Interactive Investor

interactive investor comments on IFS report, Death and Taxes and Pensions

15th December 2022 09:02

Jemma Jackson from interactive investor

The IFS has set out proposals that it says would make the tax treatment of pensions at death “fairer and more economically efficient”.

Today, the IFS set out proposals that it says would make the tax treatment of pensions at death “fairer and more economically efficient”.

Alice Guy, Personal Finance Editor, interactive investor, says: “Today’s report is strong stuff and the content will be up for debate, to say the least. As part of this conversation, it’s crucial that trust in pensions is preserved and that investors continue to see pension saving as a tax-efficient and attractive in the long term.

“Inheritance tax and pensions are highly emotive and any changes could have a significant impact on trust and confidence in the pensions system.

“Changing the rules around inheritance tax and pensions could significantly impact on the attractiveness of pension saving and income drawdown, whereas defined benefit pensions with survivor benefits would not be impacted by a rule change.

“Pensioners with a defined contribution pension need to keep their pension pot invested, to enable them to draw an income right through retirement. Those who have investments left when they die are not necessarily wealthy but are simply keeping investments to enable them to draw an income for as long as they live.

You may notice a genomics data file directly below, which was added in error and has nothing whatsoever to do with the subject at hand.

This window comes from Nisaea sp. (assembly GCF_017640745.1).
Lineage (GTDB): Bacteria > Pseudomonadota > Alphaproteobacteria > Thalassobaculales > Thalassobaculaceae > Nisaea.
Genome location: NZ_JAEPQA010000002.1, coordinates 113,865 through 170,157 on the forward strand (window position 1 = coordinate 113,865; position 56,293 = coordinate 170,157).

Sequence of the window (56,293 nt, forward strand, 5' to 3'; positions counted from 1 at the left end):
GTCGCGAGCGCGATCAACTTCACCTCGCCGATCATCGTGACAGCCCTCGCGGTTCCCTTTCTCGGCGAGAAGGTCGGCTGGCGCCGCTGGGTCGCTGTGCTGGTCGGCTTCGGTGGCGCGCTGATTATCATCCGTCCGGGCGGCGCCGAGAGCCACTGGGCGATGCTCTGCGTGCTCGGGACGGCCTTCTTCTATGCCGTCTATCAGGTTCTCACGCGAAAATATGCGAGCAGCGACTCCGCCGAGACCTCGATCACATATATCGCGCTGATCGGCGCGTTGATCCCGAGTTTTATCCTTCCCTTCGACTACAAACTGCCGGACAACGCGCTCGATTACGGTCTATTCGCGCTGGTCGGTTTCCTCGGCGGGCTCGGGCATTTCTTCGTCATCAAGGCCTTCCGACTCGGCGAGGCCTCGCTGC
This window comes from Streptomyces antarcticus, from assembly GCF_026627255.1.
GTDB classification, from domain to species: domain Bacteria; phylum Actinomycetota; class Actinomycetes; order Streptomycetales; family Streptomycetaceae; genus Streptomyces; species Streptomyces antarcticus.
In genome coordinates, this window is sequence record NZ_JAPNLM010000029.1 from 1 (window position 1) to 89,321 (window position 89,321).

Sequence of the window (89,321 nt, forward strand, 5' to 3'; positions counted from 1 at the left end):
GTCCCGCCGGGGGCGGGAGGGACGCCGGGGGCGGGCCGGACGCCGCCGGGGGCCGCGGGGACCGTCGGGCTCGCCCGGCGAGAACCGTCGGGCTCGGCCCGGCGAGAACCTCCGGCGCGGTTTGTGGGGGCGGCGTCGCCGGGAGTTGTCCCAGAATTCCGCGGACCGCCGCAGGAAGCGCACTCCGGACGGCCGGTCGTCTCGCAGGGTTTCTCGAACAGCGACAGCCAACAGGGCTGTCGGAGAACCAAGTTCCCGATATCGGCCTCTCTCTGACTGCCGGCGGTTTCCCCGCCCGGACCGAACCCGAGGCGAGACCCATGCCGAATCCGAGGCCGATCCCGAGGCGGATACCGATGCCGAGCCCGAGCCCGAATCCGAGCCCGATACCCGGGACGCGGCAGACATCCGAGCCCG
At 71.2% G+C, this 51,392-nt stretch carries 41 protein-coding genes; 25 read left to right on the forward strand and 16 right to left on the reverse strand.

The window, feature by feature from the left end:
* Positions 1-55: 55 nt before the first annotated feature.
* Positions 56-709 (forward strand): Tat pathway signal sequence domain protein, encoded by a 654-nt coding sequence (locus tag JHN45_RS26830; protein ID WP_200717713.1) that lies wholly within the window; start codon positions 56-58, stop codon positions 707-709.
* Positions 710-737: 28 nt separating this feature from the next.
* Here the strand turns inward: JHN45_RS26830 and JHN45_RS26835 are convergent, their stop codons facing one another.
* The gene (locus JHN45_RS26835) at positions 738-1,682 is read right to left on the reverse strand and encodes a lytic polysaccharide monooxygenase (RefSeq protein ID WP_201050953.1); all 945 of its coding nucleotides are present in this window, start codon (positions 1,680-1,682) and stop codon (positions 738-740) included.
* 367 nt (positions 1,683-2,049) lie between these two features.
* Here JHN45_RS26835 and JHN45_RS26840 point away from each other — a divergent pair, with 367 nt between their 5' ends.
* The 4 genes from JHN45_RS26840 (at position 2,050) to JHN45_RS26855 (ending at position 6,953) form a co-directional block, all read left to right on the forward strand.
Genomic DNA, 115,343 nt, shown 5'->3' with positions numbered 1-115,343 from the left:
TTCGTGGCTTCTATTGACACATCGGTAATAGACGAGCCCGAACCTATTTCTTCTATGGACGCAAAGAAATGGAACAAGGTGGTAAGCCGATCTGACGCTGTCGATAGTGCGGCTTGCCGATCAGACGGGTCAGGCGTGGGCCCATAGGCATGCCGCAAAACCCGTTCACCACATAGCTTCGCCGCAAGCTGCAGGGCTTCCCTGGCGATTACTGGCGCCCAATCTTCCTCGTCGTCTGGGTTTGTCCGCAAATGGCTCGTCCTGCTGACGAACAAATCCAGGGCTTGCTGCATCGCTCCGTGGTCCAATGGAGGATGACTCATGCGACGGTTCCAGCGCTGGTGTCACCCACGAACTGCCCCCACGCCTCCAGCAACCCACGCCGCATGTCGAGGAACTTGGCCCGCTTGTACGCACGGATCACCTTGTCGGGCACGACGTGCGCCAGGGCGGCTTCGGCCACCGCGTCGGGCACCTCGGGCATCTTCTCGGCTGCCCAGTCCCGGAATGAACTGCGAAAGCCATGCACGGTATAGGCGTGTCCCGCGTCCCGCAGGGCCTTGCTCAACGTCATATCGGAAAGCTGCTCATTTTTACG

“Any changes would disproportionately impact on unmarried couples, who are not entitled to spousal IHT exemptions and may have significant tax to pay on an inherited pension.

“More than anything, retirement outcomes are currently being compromised by a lack of understanding about pensions. It’s important that we focus on making sure the next generation are retirement-ready.

“The interactive investor Great British Retirement survey showed that nearly one in four (24%) of the general population say they know nothing about pensions (GBRS report) and many are overestimating their retirement income by an average of around 30%.

Financial education plays a crucial role and ii remains frustrated by the clear lack of joined up, properly resourced financial education in the UK.”

Find out more about ii's Great British Retirement Survey, including a link to the full report, here.

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